Wednesday, 21 June 2017

La Haie Sainte inspires 100th game idea

Unknowingly, I have followed the course of John at "The Nameless Blog" who posted back in March that he had recently completed the Waterloo Farmhouse by Sarissa Precision—and a fine job he made of it too.

I thought at the time that it looked a lot like the sets of MDF kits that I had purchased from Italeri in late 2015 under the 'Waterloo 200' banner (Waterloo 200 Battle at La Haye Sainte, La Haye Sainte Stables and La Haye Sainte Barn). It would and should though, wouldn't it, being a model of the same thing?

Fast forward to the weekend and I decided, when yet again moving the boxes to get to something else, that it was time to get on and make the d@mned things! It was then, looking at the instructions, that I saw the co-branding of Sarissa Precision and realised that they *were* the same thing!

I completely concur with John's comments. These are fast, fun buildings to construct. The instructions are clear, the pieces snap out easily, fit together really well (and easily), using PVA glue. The trickiest part for me was the bit that I decided to do first, the dormer windows on the farmhouse.

While not yet painted, I think you'll agree that it looks impressive nonetheless. You'll see what the finished thing can look like by looking at John's painted model on his blog.

The Sarissa Productions/Italeri Waterloo Farmhouse, Stables and Barn.

They even provide a card version of the pond, in two sections.

The buildings are a mixture of MDF (the majority) and card (for smaller gates, gate backing, window-sills, dormer windows and pond).

The gates of the main entrance have simple pin inserts into pre-cut holes, so are able to open.

It fits together so well that I was able to leave the rooves un-glued to enable troops to be put inside, if desired (and to aid with painting).

Completing this (construction, at least) has me thinking of an exciting and appropriate game for our 100th (we recently completed no. 97)—the central section of the Battle of Waterloo, from Hougoumont to the 'western' half of the Anglo-Allied ridge. I reckon that we could take in an area of about 2.5 km x 2.5 km at a ground scale of 1 cm to 1 m and figure scale of 1:20. My grandiose idea would be to make it of the entire battle, with forces entering either by player command or according to historical events (especially the Prussians). The more practical version is to focus purely on troops that were in that area from around 14:30 onwards. This would make for a semi-recreation, with options and outcomes determined by the players. I'll discuss it with the other fellas and we'll see.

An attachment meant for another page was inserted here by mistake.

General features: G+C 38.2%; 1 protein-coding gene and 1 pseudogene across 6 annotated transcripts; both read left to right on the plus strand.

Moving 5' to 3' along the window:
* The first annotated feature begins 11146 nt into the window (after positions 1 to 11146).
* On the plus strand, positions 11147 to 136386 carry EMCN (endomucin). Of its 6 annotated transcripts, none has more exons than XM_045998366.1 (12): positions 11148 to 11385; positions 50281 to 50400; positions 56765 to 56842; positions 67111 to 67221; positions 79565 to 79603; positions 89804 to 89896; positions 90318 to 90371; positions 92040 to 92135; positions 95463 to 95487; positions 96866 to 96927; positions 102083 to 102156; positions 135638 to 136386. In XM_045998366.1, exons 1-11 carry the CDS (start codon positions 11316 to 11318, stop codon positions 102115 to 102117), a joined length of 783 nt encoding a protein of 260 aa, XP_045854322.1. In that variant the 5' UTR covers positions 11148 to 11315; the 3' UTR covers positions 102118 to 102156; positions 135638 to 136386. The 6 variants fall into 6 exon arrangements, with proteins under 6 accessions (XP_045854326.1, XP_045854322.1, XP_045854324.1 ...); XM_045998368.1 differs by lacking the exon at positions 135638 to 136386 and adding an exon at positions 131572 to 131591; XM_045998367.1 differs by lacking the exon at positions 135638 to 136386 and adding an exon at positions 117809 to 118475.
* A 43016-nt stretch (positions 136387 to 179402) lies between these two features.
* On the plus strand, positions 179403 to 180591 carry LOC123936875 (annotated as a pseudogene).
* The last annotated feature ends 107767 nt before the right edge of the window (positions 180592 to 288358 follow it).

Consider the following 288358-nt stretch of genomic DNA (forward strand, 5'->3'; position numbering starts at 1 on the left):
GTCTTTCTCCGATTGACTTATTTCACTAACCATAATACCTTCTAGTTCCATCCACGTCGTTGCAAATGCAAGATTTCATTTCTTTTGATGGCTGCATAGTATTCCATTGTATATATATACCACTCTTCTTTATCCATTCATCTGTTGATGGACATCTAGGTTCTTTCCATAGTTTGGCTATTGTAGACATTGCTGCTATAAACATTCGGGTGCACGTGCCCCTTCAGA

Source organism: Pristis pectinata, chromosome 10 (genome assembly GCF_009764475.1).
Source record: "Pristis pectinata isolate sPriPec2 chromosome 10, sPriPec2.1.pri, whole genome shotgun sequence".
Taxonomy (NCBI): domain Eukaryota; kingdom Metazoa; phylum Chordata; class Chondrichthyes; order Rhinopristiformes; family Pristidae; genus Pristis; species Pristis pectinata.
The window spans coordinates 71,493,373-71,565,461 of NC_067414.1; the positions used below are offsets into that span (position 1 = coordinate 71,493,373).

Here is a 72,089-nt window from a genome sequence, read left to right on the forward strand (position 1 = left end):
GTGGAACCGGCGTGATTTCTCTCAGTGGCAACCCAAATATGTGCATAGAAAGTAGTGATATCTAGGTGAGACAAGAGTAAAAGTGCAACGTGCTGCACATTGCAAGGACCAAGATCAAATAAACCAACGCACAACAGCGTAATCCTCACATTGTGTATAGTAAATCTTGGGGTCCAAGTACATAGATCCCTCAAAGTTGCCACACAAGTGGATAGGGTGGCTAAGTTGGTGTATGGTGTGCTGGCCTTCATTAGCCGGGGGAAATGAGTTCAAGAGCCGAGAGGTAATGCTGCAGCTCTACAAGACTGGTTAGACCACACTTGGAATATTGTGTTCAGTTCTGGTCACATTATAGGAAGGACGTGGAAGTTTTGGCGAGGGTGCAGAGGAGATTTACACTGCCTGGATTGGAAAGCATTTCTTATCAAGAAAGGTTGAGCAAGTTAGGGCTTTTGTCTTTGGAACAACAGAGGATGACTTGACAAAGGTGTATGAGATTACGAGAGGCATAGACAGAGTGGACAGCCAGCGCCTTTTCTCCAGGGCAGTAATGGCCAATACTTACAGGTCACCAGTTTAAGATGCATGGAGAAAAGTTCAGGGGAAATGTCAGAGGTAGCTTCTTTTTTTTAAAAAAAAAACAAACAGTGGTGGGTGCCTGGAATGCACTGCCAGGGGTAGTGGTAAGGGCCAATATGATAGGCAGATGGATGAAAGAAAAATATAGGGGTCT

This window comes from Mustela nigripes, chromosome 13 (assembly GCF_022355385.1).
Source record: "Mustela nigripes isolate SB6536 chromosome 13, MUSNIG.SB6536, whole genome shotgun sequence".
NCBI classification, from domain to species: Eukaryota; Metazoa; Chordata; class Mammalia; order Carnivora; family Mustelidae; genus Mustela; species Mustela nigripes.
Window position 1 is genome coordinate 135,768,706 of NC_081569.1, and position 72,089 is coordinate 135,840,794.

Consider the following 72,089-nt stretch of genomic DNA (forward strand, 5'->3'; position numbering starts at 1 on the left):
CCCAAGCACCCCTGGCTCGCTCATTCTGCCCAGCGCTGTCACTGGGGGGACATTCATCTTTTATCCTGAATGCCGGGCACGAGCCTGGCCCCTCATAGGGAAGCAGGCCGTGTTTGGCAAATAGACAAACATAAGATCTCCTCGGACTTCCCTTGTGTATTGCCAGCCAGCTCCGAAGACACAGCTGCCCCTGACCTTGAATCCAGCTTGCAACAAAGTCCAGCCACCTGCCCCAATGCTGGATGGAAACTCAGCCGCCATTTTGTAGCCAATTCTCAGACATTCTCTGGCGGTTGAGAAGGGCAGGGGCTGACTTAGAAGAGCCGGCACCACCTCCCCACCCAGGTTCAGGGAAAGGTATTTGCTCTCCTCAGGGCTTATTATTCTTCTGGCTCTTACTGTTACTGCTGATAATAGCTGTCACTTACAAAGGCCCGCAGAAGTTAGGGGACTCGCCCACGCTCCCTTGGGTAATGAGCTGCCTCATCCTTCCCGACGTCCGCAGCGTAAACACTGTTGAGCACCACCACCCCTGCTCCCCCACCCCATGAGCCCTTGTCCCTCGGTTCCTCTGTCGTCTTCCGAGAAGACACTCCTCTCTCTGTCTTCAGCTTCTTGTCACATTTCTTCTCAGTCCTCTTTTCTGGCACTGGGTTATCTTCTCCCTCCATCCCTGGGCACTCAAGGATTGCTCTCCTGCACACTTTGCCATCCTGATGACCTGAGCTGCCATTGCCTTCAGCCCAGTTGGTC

A plan in the development, let's say!


  1. Sounds good to me! Looking at the calendar the weekend of 6/7 Jan would be the one I could make.
    I'm reading a book at the moment by Dominic Lieven titled "Russia against Napoleon" (Penguin) which I found by chance at the airport bookshop. Very good book, focusing on the Russian perspective of 1812-1814, including the events and circumstances leading up to that. But you probably already have it. Painting Russians at the moment so it is helping with the enthusiasm. The armies are still growing, I'll put some pics up soon of what I've finished since my last post, which was a long while ago as you know.
    As always I'll keep an eye on your blog, give us a call anytime you feel like a chat.

  2. A very impressive piece. The large foot print may be somewhat of an issue for non skirmish gaming

  3. Sounds really interesting James. Looks like a nice model!

  4. Oh, wonderful. Can't wait....!

  5. Impressive...and useful!

  6. Thanks gents for dropping by and commenting.
    I reckon that it will work okay Peter. At the scales mentioned the ~50 cm x 50 cm La Haie Sainte is to scale and will be garrisoned by 20 potentially increasing to 40 figures. It will mean that the actual positioning of the garrison will be important, not the usual assumption of 'firing all around', and we may even need a few special, scenario rules, but it should work. I want to use Zimmermann's rules which were written for 1:20, but have mechanisms so that they scale for large actions, avoiding getting immersed in minutiae that are irrelevant and/or decrease playability for little gain or adding 'fast-play' mechanics (so common in 'modern' rules) that make a game sans historical feel!
    We just have to see how it goes once we get there...!!